The fully independent suspension at the rear of the Tucson is part of the reason it feels more "planted" than the Creta (which makes do with a torsion beam arrangement). A spirited drive back over Franschhoek Pass on the return journey shows that there is some driving fun to be had, if one keeps in mind the limits of an SUV platform.
As with the Creta, the changes are mostly cosmetic, and include new light clusters, fresh bumpers and a new interpretation of the grille, as well as restyled exhaust outlets and updated wheel designs. Inside, you'll now find a new, free-standing infotainment display of the touchscreen variety. Still, some buyers may find the interior layout a bit busy compared with some opposition vehicles, such as the Volkswagen Tiguan.
The range has also been tweaked locally, with the flagship 1,6-litre Turbo Elite AWD and 1,7-litre CRDi Executive both falling away. This leaves the 2,0-litre naturally aspirated engine, the 2,0-litre turbodiesel and the 1,6-litre turbopetrol. All but the base model feature automatic transmissions (interestingly, the diesel powerplant gains a new eight-speed torque converter gearbox).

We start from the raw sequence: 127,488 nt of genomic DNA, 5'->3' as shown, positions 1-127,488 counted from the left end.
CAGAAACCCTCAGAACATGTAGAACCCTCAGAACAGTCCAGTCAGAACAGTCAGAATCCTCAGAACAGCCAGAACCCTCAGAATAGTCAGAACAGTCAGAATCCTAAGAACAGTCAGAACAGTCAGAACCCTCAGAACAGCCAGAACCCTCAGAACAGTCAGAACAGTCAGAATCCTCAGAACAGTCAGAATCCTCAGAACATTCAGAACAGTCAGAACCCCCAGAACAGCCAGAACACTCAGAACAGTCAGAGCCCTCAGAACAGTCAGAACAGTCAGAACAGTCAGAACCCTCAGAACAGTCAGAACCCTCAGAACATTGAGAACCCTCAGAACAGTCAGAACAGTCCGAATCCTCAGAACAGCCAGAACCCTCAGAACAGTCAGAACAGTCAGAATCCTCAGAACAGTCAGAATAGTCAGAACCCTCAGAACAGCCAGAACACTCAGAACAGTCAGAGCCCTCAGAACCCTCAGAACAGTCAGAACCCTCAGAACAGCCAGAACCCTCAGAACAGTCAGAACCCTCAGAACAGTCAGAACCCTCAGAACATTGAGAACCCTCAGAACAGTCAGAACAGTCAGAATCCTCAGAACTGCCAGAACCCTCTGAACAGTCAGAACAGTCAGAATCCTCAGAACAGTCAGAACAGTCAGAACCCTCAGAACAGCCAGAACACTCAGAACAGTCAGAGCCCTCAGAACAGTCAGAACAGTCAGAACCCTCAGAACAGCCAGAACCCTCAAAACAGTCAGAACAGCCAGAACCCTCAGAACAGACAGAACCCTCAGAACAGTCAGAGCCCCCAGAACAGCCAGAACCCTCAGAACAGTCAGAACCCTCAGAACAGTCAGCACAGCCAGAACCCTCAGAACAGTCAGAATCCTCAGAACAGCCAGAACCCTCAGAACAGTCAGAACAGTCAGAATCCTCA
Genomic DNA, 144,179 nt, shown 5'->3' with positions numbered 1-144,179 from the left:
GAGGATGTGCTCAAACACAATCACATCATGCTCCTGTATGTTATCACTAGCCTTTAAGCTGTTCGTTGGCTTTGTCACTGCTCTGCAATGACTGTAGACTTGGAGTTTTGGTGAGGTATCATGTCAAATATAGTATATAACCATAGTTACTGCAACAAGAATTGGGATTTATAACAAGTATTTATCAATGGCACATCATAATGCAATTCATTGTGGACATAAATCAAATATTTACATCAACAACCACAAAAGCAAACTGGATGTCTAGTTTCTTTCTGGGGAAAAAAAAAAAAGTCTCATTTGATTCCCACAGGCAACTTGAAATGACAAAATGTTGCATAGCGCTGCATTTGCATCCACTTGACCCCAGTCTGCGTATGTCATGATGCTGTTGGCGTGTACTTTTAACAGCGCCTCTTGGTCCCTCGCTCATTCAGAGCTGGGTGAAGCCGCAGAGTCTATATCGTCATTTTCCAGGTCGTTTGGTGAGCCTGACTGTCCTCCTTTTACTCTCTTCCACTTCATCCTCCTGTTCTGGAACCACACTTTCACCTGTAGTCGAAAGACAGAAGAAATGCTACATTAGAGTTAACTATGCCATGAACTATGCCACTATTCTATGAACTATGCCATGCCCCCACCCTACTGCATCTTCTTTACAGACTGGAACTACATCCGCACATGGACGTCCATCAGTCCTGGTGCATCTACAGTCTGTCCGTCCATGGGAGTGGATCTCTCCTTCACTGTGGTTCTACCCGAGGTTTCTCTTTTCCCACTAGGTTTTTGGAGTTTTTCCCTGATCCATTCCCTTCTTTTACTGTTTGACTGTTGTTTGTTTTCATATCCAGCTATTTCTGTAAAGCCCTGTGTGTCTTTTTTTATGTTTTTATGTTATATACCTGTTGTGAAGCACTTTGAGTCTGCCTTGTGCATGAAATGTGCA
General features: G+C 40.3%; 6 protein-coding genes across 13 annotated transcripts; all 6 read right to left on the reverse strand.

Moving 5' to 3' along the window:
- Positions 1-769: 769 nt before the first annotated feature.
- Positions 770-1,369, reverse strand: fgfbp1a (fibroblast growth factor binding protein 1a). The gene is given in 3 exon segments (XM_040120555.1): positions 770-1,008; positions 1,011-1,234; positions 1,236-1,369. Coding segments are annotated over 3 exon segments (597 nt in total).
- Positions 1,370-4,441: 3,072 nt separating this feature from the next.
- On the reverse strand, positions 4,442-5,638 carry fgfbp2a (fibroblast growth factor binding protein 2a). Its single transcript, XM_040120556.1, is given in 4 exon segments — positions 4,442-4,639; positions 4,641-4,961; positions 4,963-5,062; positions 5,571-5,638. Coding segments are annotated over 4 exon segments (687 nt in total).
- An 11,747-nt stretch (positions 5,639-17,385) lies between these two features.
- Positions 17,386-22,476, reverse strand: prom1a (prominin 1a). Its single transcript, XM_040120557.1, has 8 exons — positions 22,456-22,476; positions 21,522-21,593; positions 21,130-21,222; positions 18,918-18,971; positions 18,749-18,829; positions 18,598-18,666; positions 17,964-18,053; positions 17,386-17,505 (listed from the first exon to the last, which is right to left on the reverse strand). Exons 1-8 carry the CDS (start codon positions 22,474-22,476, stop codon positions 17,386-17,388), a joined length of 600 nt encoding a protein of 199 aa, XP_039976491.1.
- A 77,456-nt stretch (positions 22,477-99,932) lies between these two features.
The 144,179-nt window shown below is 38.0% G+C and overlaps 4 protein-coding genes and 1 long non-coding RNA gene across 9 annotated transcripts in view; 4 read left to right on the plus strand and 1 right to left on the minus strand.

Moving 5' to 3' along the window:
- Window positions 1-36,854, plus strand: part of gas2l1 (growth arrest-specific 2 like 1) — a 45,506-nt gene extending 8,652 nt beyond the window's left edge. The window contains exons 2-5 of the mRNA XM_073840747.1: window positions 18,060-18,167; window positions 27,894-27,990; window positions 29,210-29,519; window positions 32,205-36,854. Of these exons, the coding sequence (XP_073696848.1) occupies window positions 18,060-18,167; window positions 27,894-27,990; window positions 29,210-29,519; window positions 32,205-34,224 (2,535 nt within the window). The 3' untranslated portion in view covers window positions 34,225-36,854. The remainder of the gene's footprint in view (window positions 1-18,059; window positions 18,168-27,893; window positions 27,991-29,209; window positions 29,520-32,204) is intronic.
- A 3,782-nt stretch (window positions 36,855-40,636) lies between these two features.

If you were a fan of the "Sport" model (complete with its aggressive styling package, quad-pipes and a power upgrade), don't fret as Hyundai has promised that a new kit will be imported to fit the facelifted models early in 2019. The firm quickly sold out the previous allocation of 600 units.
The Tucson is still a decent looking vehicle that will handle the overwhelming majority of family needs. It's a pity that the 1,7-turbodiesel powertrain option is no more, but the range now offers even more standard specification across the board. And don't forget that Hyundai includes an impressive seven-year/200 000 km warranty for peace of mind on all its products...
Author: Nicol Louw